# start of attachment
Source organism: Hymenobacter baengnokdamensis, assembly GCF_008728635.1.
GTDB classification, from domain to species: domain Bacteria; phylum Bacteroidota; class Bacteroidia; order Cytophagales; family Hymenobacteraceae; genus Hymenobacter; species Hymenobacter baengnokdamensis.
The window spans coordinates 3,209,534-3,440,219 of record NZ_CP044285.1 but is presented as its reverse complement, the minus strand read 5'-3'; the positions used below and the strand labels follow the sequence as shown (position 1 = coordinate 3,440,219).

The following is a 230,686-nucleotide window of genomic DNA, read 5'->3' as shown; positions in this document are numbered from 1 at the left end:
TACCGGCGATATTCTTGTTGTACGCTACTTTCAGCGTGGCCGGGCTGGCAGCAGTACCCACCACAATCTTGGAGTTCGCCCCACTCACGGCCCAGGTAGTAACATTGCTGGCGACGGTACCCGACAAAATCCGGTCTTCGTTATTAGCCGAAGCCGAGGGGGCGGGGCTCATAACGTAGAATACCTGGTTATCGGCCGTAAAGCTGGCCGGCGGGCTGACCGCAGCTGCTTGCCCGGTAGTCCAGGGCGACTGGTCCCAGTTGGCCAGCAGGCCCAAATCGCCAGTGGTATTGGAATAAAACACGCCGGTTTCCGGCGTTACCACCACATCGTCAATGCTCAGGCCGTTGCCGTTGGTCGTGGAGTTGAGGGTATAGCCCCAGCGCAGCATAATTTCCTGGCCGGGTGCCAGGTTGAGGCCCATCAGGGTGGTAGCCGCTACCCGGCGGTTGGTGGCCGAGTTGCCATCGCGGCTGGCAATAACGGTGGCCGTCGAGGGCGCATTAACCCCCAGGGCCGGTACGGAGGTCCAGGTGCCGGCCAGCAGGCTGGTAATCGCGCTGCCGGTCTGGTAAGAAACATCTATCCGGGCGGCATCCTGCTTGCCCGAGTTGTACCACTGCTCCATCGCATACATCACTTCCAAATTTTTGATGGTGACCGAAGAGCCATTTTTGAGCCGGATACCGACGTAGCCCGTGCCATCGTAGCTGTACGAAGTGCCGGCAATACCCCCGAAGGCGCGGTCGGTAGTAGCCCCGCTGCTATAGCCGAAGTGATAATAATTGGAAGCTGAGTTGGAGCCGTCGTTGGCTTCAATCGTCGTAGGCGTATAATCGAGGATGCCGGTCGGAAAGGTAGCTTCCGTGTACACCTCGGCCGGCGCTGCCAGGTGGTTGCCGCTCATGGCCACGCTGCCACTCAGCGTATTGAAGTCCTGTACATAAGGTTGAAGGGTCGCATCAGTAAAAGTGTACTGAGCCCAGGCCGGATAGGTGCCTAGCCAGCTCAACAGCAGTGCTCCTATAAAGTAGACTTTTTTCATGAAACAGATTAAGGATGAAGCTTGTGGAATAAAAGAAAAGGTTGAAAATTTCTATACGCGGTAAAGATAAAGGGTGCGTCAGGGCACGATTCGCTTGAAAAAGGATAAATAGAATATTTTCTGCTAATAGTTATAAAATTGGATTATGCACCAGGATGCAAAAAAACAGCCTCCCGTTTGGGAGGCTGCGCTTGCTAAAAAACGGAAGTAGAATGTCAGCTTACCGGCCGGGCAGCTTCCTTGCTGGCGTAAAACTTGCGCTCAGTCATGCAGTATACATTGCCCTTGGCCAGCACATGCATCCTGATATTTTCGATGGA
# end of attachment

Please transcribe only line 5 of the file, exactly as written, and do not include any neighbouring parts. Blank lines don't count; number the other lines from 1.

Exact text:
TACCGGCGATATTCTTGTTGTACGCTACTTTCAGCGTGGCCGGGCTGGCAGCAGTACCCACCACAATCTTGGAGTTCGCCCCACTCACGGCCCAGGTAGTAACATTGCTGGCGACGGTACCCGACAAAATCCGGTCTTCGTTATTAGCCGAAGCCGAGGGGGCGGGGCTCATAACGTAGAATACCTGGTTATCGGCCGTAAAGCTGGCCGGCGGGCTGACCGCAGCTGCTTGCCCGGTAGTCCAGGGCGACTGGTCCCAGTTGGCCAGCAGGCCCAAATCGCCAGTGGTATTGGAATAAAACACGCCGGTTTCCGGCGTTACCACCACATCGTCAATGCTCAGGCCGTTGCCGTTGGTCGTGGAGTTGAGGGTATAGCCCCAGCGCAGCATAATTTCCTGGCCGGGTGCCAGGTTGAGGCCCATCAGGGTGGTAGCCGCTACCCGGCGGTTGGTGGCCGAGTTGCCATCGCGGCTGGCAATAACGGTGGCCGTCGAGGGCGCATTAACCCCCAGGGCCGGTACGGAGGTCCAGGTGCCGGCCAGCAGGCTGGTAATCGCGCTGCCGGTCTGGTAAGAAACATCTATCCGGGCGGCATCCTGCTTGCCCGAGTTGTACCACTGCTCCATCGCATACATCACTTCCAAATTTTTGATGGTGACCGAAGAGCCATTTTTGAGCCGGATACCGACGTAGCCCGTGCCATCGTAGCTGTACGAAGTGCCGGCAATACCCCCGAAGGCGCGGTCGGTAGTAGCCCCGCTGCTATAGCCGAAGTGATAATAATTGGAAGCTGAGTTGGAGCCGTCGTTGGCTTCAATCGTCGTAGGCGTATAATCGAGGATGCCGGTCGGAAAGGTAGCTTCCGTGTACACCTCGGCCGGCGCTGCCAGGTGGTTGCCGCTCATGGCCACGCTGCCACTCAGCGTATTGAAGTCCTGTACATAAGGTTGAAGGGTCGCATCAGTAAAAGTGTACTGAGCCCAGGCCGGATAGGTGCCTAGCCAGCTCAACAGCAGTGCTCCTATAAAGTAGACTTTTTTCATGAAACAGATTAAGGATGAAGCTTGTGGAATAAAAGAAAAGGTTGAAAATTTCTATACGCGGTAAAGATAAAGGGTGCGTCAGGGCACGATTCGCTTGAAAAAGGATAAATAGAATATTTTCTGCTAATAGTTATAAAATTGGATTATGCACCAGGATGCAAAAAAACAGCCTCCCGTTTGGGAGGCTGCGCTTGCTAAAAAACGGAAGTAGAATGTCAGCTTACCGGCCGGGCAGCTTCCTTGCTGGCGTAAAACTTGCGCTCAGTCATGCAGTATACATTGCCCTTGGCCAGCACATGCATCCTGATATTTTCGATGGA